The restoration process is a highly labour intensive operation, and the technical work alone can take around twenty or so days depending on the make of piano and extent of work required.
With a full interior rebuild, no component will be left untouched. This includes unstringing and removing the iron frame and stripping down the action, keys and damper mechanism. In the case of action parts, depending on the age and extent of wear, replacement is often the best option.
To restore a Steinway correctly and thoroughly requires advanced knowledge and technical skills specific to Steinway pianos alone. One example of this is the action frame, which is comprised of three rails, which if split (not an uncommon problem) must be replaced and accurately positioned to ensure good regulation is possible.
In Steinway grand pianos I now often recommend complete action replacement. I find that this gives the best and most long lasting results. I fit several each year and am always happy with the reaction from my clients…many have expressed that the results have far exceeded their expectations.
The damper system of a Steinway grand piano is also unique in design and again requires specialist knowledge when being serviced and refitted.
In all the work I do my preference is for Steinway original parts but this is not essential.
Once all the technical work is complete, the piano must then be tuned and toned (or voiced). This process may take a day or two and using a variety of techniques including lacquering, needling and shaping with sandpaper sticks to achieve uniformity of dynamics and brilliance.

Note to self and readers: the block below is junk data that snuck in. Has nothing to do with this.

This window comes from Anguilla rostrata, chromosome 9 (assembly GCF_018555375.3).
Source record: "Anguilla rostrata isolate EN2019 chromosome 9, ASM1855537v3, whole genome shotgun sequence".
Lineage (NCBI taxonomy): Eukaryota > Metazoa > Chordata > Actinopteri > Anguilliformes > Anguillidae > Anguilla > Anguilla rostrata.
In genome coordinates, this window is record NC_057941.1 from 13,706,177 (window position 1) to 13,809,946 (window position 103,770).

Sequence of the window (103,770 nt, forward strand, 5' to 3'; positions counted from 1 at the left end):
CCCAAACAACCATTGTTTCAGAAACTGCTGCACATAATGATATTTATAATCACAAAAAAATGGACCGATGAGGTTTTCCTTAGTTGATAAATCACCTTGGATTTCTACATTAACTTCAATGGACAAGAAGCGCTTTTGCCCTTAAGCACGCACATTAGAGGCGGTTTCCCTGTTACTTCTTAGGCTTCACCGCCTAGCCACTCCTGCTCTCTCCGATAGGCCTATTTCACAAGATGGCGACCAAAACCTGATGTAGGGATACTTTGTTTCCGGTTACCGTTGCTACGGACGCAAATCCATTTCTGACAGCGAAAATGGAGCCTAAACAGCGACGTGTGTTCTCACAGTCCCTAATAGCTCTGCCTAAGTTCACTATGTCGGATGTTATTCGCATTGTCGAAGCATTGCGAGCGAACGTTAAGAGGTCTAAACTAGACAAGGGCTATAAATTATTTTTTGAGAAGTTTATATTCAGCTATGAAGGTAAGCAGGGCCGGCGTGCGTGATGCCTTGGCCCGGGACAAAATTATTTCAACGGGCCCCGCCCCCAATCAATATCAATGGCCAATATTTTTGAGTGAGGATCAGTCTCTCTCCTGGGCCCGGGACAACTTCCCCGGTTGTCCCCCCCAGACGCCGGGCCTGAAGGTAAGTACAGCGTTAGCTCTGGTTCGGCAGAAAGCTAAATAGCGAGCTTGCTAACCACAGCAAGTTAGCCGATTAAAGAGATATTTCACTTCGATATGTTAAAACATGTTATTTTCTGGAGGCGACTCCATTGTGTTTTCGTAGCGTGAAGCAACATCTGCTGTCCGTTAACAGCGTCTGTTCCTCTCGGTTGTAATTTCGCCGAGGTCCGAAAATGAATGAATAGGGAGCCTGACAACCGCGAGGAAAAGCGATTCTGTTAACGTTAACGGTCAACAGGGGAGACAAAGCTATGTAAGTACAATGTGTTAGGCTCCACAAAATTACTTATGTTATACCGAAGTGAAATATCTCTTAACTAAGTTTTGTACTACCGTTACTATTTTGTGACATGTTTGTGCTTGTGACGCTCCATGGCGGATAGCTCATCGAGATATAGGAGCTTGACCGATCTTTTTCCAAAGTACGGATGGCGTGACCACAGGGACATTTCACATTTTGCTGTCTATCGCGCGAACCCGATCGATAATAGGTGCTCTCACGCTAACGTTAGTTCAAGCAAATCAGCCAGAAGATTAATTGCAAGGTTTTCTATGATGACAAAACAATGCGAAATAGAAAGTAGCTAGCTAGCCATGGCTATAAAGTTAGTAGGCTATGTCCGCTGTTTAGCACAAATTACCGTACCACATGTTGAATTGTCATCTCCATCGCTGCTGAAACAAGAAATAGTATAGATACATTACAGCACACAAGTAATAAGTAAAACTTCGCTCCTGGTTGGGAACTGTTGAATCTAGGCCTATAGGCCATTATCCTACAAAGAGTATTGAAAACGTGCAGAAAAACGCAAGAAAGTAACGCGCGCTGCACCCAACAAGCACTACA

Once back home a piano will take several months for tuning to stablise or settle down and may need occasional checks to see that everything is working correctly and it’s always a good idea to have the piano checked or serviced anually.
Pianos like cars, with use, will require periodical servicing. Again, the amount of work required is dependent upon the amount the individual piano is being used.
For example, college pianos and pianos owned by professional pianists may be played perhaps ten or twelve hours a day and need regular close attention.
Servicing should address any issues which may detract from the performance or sound quality of a piano.
Hammers may need shaping or replacing if cut or old, indeed good hammers are very important for the sound quality of a piano as they can suffer over time with moisture and will lose their compression when they get older which will also effect the tone quality.
Any friction points in the keyboard or action should be checked for wear or hardness as these can slow down and affect the feel and responsiveness of a piano.
In a piano’s first few years, servicing may be minimal and will probably need little more than a tune, tone and check over. Then as it gets older, more work will be necessary. Again this is dependent on the usage, but it is a simple matter of wear and tear until eventually a piano will need to be rebuilt.